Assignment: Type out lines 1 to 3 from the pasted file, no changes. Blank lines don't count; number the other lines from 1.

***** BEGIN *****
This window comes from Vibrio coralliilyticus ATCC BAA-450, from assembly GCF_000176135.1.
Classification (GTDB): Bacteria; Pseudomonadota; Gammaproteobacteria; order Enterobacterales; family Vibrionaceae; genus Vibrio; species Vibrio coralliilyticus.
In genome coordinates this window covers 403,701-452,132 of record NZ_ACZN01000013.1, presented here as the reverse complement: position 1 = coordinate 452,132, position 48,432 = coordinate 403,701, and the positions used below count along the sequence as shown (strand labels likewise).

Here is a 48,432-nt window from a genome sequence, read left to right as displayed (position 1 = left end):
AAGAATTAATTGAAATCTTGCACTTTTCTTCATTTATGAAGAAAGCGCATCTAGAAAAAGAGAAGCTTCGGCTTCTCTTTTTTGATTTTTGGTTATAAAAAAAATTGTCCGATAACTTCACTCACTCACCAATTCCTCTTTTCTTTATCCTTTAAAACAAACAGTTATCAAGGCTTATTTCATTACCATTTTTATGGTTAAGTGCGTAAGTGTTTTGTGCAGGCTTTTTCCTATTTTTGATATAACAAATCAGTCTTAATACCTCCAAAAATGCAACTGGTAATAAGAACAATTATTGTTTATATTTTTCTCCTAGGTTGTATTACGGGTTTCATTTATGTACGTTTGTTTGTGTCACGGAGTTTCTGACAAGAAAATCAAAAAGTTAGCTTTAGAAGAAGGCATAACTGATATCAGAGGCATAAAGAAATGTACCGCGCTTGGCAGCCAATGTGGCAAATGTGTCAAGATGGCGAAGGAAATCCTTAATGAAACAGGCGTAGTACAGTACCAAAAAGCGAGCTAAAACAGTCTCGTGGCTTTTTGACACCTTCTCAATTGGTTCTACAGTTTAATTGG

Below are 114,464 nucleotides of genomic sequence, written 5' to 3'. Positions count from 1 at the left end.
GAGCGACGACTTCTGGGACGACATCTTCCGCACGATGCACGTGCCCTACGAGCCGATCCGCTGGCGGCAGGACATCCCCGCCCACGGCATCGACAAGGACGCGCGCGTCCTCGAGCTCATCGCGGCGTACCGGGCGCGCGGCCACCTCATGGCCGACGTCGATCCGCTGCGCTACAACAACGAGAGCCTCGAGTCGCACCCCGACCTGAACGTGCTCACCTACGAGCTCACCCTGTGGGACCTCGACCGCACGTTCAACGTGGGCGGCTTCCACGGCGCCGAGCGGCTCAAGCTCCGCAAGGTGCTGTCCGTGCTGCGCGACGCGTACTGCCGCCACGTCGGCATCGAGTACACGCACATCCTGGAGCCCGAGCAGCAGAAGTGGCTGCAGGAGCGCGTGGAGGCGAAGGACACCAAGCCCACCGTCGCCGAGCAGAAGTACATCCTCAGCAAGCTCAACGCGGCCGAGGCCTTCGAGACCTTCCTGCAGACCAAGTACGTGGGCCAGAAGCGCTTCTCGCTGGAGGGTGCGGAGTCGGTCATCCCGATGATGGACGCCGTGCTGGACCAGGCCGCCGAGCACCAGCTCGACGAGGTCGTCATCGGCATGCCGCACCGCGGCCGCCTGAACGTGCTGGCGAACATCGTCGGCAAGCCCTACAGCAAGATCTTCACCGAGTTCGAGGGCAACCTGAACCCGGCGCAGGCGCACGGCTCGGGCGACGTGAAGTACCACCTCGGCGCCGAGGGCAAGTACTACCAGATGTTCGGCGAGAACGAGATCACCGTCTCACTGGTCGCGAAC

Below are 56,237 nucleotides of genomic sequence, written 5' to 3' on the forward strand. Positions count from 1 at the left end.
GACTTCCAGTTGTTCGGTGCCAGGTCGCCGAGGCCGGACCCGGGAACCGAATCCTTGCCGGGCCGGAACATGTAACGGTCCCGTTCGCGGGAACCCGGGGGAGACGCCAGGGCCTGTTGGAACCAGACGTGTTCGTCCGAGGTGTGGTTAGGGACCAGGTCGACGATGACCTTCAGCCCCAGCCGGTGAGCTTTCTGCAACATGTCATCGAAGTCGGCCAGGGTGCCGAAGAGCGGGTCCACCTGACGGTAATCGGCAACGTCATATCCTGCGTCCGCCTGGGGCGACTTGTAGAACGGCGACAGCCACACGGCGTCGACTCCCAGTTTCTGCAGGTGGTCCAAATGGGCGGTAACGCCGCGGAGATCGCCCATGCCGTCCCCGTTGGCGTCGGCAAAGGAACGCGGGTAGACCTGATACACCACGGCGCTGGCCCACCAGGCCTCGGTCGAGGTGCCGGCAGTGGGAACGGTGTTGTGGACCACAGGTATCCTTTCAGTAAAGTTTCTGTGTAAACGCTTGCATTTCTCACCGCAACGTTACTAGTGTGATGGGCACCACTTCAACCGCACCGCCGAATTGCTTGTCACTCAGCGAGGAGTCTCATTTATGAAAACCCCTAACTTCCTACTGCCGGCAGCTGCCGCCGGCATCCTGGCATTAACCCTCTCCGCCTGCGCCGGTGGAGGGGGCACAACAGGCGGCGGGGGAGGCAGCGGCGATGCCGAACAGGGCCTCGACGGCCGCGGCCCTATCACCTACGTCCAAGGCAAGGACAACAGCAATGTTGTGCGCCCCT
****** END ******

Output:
This window comes from Vibrio coralliilyticus ATCC BAA-450, from assembly GCF_000176135.1.
Classification (GTDB): Bacteria; Pseudomonadota; Gammaproteobacteria; order Enterobacterales; family Vibrionaceae; genus Vibrio; species Vibrio coralliilyticus.
In genome coordinates this window covers 403,701-452,132 of record NZ_ACZN01000013.1, presented here as the reverse complement: position 1 = coordinate 452,132, position 48,432 = coordinate 403,701, and the positions used below count along the sequence as shown (strand labels likewise).